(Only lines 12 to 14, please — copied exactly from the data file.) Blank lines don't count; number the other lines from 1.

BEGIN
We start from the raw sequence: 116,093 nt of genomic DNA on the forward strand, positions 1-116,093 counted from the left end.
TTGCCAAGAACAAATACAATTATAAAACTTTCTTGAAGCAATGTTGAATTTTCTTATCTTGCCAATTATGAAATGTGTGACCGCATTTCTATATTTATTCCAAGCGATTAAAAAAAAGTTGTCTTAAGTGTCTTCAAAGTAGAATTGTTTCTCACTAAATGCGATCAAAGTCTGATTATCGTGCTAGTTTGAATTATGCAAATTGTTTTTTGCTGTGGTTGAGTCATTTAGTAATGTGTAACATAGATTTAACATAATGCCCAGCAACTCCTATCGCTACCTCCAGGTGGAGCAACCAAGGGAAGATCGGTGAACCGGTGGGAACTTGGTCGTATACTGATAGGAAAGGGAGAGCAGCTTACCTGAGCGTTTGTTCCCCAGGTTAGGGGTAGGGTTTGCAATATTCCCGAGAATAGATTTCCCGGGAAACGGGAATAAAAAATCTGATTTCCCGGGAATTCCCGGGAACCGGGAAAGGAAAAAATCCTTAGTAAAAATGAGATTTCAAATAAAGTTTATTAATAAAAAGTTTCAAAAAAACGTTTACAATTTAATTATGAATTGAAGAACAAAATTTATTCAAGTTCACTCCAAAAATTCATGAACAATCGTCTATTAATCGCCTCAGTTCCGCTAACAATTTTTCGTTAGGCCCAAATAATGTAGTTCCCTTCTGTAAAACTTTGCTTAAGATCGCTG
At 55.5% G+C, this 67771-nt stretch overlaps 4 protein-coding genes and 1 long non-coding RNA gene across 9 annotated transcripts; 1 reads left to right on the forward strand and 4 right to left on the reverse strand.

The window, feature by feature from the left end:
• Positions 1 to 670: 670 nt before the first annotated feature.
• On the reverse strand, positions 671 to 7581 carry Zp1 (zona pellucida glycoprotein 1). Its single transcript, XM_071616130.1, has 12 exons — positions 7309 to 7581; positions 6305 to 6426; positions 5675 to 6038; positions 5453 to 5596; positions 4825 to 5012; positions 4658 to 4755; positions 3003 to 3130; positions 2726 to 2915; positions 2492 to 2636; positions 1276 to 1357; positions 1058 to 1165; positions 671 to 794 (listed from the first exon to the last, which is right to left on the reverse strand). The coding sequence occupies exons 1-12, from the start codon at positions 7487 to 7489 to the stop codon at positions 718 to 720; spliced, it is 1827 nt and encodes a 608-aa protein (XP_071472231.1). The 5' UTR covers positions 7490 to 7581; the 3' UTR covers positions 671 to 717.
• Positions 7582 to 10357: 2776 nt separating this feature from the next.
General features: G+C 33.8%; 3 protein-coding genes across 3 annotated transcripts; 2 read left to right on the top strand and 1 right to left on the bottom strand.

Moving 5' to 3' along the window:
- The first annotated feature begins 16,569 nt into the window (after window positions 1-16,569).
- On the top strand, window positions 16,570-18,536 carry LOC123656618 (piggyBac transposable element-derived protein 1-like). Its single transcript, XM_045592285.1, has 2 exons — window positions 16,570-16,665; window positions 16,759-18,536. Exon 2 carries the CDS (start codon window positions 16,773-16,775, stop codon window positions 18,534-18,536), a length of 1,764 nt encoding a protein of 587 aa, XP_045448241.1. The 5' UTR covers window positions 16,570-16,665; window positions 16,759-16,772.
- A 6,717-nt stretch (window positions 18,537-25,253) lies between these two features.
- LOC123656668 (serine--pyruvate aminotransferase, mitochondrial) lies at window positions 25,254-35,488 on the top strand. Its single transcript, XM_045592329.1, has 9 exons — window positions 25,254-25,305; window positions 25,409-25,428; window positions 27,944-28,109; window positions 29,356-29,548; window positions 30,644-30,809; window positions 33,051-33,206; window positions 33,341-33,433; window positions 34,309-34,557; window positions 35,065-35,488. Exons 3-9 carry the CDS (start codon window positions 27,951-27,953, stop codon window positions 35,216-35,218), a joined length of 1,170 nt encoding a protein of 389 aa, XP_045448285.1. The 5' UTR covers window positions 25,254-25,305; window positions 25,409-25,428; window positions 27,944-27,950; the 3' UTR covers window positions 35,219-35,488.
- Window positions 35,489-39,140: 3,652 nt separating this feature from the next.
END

- A 6,717-nt stretch (window positions 18,537-25,253) lies between these two features.
- LOC123656668 (serine--pyruvate aminotransferase, mitochondrial) lies at window positions 25,254-35,488 on the top strand. Its single transcript, XM_045592329.1, has 9 exons — window positions 25,254-25,305; window positions 25,409-25,428; window positions 27,944-28,109; window positions 29,356-29,548; window positions 30,644-30,809; window positions 33,051-33,206; window positions 33,341-33,433; window positions 34,309-34,557; window positions 35,065-35,488. Exons 3-9 carry the CDS (start codon window positions 27,951-27,953, stop codon window positions 35,216-35,218), a joined length of 1,170 nt encoding a protein of 389 aa, XP_045448285.1. The 5' UTR covers window positions 25,254-25,305; window positions 25,409-25,428; window positions 27,944-27,950; the 3' UTR covers window positions 35,219-35,488.
- Window positions 35,489-39,140: 3,652 nt separating this feature from the next.